- In conjunction with the above, start a business.
- Black belt in Kung Fu – I maybe being a little optimistic here, since I’m only yellow belt
- Run a marathon – missed the Christchurch one this year, but that was due to travelling overseas interrupting my training.
- Set up the ultimate home entertainment box using mythtv – arcade system, tivo-like behaviour in NZ, movie and music library, web browsing via remote.
- Become a rock star – In seriousness, I know this is unlikely and I’m not really on the right path, being that I told my friends I was too busy to be the bassist/singer. Sometimes I think that the above things like a PhD and starting a company is what people expect you to do to be respected and successful, and that I’m really just chasing an impossible happiness trying to acquire greater achievements. When really, just playing music and rocking out would be excellent.
November 8th, 2005 — general
The Age of Spiritual Machines – Ray Kurweil
Not long ago The Singularity is Near was released, which is Ray’s latest offering. I was interested in reading some of his writing before I decided whether to buy it, and found that the Lincoln University library had The Age of Spiritual Machines (AoSM).
Kurzweil is probably the most prominant futurist around at the moment, predicting the ever approaching radical changes that are coming our way this century. He has had some success in his educated predictions before, and has founded multiple companies based on inventions he was responsible for. So basically what I’m saying is that he is not a crack pot, which is important to keep in mind because he deals with alot of ideas that would be unsettling to the public of the present day.
AoSM talks alot about AI, specifically 3 paradigms he thinks are important to its inception: recursive programming, neural networks, and genetic algorithms. While these all have their use he makes it all sound so simple. But I guess this isn’t a flaw since this is popular science, and the thing that the book does best is get you enthused about the future. Immortality, abundance of resources, expanding your mind – all this can be yours… assuming you can last the next 20-30 years. This is probably why one of Ray’s other books is Fantastic Voyage: Live Long Enough to Live Forever.
November 7th, 2005 — general
Email tics I’d love you to lose
And for Jon ’cause I feel bad for bailing on our band plans (due to not enough free time): Productivity for the practising musician
People sometimes comment that I’m young for a PhD candidate, well 8 year old physics genius enters University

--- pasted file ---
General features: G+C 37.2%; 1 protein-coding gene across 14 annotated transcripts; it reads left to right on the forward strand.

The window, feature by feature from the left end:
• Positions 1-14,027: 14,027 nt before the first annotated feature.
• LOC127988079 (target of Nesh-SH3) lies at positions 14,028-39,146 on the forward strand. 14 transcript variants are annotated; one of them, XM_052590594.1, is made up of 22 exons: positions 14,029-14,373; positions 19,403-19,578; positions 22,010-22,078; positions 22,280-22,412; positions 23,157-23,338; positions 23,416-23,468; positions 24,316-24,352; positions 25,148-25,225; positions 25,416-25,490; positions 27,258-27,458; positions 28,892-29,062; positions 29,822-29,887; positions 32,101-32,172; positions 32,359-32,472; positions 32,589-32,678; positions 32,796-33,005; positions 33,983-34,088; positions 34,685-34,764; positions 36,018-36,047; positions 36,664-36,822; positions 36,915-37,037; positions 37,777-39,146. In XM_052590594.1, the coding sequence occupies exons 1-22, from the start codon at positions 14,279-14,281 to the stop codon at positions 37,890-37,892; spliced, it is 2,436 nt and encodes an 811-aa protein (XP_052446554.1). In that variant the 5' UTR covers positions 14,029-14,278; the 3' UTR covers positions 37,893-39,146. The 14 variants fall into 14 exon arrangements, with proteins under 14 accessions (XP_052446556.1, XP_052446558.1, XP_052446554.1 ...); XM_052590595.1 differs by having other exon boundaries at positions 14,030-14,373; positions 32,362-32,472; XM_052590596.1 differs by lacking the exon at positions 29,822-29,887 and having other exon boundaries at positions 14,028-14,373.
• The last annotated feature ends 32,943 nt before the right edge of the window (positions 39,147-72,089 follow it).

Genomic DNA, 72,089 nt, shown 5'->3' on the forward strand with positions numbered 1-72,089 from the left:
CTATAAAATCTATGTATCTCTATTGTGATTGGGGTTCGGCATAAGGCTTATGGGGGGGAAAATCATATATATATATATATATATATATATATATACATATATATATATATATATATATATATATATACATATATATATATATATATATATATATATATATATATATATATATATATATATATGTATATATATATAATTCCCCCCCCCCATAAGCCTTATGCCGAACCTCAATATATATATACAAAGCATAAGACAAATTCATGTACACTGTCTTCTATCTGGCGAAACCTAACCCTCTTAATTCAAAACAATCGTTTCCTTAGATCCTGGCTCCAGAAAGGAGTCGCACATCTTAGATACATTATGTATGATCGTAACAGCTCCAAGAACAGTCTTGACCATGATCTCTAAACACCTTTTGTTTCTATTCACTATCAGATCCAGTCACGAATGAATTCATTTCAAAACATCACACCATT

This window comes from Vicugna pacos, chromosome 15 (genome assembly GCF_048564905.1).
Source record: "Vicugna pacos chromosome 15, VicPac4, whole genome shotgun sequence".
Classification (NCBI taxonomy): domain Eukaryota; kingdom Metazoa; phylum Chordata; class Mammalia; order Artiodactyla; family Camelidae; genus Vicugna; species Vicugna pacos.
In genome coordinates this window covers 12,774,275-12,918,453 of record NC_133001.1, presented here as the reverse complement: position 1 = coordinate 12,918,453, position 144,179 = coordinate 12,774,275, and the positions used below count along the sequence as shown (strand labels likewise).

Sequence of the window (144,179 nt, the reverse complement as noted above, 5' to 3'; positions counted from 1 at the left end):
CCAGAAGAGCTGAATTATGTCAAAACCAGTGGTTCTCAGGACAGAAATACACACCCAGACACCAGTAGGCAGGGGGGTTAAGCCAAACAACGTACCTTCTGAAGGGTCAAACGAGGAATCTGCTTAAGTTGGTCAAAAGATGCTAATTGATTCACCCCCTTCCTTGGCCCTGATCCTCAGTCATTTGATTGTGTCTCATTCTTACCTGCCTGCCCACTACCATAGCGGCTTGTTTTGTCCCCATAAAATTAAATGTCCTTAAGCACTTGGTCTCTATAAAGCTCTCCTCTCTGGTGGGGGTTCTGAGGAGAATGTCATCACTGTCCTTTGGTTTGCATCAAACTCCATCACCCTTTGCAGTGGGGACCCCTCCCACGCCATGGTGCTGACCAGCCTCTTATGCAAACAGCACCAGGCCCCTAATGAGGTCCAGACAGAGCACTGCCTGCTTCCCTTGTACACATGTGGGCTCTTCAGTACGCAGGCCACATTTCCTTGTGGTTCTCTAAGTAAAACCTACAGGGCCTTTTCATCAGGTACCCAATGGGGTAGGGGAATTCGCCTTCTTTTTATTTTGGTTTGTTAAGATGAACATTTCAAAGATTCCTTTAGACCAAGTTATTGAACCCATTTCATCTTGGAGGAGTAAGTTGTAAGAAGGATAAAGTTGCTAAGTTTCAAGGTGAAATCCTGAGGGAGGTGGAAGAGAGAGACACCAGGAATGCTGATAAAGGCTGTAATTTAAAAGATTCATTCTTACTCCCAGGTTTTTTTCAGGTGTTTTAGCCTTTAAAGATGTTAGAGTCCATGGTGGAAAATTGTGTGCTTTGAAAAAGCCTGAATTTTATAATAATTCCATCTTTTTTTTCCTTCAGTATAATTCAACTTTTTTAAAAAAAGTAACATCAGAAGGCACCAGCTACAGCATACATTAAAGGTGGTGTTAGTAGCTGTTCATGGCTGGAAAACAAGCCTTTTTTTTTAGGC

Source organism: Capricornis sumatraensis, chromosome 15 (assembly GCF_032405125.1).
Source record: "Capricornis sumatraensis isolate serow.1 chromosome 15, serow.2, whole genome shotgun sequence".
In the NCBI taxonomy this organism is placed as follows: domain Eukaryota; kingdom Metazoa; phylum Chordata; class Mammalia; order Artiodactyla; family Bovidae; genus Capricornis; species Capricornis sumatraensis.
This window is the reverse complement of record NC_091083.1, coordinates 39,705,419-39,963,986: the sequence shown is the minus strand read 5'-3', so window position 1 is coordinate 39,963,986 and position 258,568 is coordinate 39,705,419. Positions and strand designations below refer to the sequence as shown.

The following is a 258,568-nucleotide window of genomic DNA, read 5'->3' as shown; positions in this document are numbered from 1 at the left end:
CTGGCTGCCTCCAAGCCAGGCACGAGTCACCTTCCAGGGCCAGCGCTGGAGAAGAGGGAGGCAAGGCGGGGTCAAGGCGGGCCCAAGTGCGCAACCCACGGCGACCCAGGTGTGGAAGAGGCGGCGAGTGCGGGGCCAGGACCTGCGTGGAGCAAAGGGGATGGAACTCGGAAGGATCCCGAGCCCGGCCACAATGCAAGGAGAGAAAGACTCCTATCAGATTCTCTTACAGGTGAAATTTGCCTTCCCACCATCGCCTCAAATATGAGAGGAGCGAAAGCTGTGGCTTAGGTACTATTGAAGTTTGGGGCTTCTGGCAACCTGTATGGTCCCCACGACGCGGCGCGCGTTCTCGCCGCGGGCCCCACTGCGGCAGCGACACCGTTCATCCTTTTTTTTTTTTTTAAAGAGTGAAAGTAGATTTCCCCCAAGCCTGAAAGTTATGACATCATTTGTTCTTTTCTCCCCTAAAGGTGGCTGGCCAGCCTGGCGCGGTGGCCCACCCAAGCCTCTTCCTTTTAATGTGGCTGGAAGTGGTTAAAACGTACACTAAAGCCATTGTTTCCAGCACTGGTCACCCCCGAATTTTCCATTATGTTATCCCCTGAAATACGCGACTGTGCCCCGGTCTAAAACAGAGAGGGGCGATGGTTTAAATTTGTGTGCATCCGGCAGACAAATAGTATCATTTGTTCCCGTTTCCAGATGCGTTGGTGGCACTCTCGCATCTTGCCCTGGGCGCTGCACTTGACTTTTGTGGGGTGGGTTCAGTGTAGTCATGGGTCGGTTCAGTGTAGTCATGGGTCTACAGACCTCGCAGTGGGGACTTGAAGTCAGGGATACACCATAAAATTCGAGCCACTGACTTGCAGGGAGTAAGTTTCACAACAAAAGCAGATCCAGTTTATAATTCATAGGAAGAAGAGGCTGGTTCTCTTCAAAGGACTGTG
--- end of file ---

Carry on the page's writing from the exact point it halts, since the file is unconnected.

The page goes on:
Anonymous donor donates $1 million dollars to the Methuselah Mouse Prize – in a similar vein to the X-prize, but this is for whomever can develop the longest living species of mouse.
For a giggle: The artist formerly known as USB
November 6th, 2005 — general
You have 1 new message.
Date: 200 years AP (after present)
Subject: Letter from Utopia
November 1st, 2005 — general
For those who have known me for more than a year – you’ll know that I always enter this silly thing called NaNoWriMo. The aim of which is, quite simply, to write a 50,000 word novel in a month. I’ve entered year after year, I’ve even bought a tshirt and stickers, but I never complete it. Once I didn’t even start it. The furthest I got was 10k words.
So can you guess what I’m about to say now? Yes, I’ve signed up again. We’ll see if this is another one of those silly “that’d be cool” moments that I don’t actually have the energy or time to put effort into. We’ll see…
(expect to see excerpts here if I do get round to it)
November 1st, 2005 — general
Last week I went on a bit of a movie binge. I hadn’t been to the movies in some time, and I have some free tickets that are going to expire soon since whenever I go to the movies it is always to one that has “no complimentaries” stamped next to it.
So first up was…
If you hadn’t already heard, Last Days is a movie inspired by the last days of Kurt Cobain, lead singer of Nirvana, before he came to a tragic end (which is still rumoured to have been a murder rather than suicide). It is a Gus Vant Sant film, which means that if you hated Elephant you should avoid this movie whether you like Nirvana or not, don’t waste your time. The movie is slow and ponderous, and really is about the last days of a musicians life – it draws you in and makes you feel his isolation. Blake (the movie version of Kurt), despite being a successful musician, has no one there for him, his band members, his wife, the yellowpages man, they don’t care what’s wrong.
I liked the movie, even though the long drawn out scenes were sometimes tedious. I especially liked Michael Pitt as Blake. He does the singing and wrote the songs. In particular there is a emotion driven acoustic piece which is played in its entirety with Blake sitting in the same place the entire time and nothing else happening. Sound is important in this film – and I’m sure there were wierd noises going on in the background which added to a general unease.
Don’t expect to leave in a bouncy mood, but if you don’t mind long scenes and minimal amounts of dialogue then you may just feel moved at the end of it.
So in complete contrast to Last Days this is a action horror movie and despite being a fan of the original game series I wasn’t expecting much. Lo and behold I was proven slightly wrong. Which means it was good, with the caveat that I mean good for an action movie.
I was slightly annoyed at the decision to use genetic engineering as reason behind the bad guys instead of the more story-correct hellspawns. But ah well – the public is already riled up about GE as it is, what difference does making them think it will turn us all into zombies make?
There are nice but predictable twists at the end, and I like the marines are not, for the most part, actually nice people. All in all it is a bit of fun and the first person mode is a good laugh.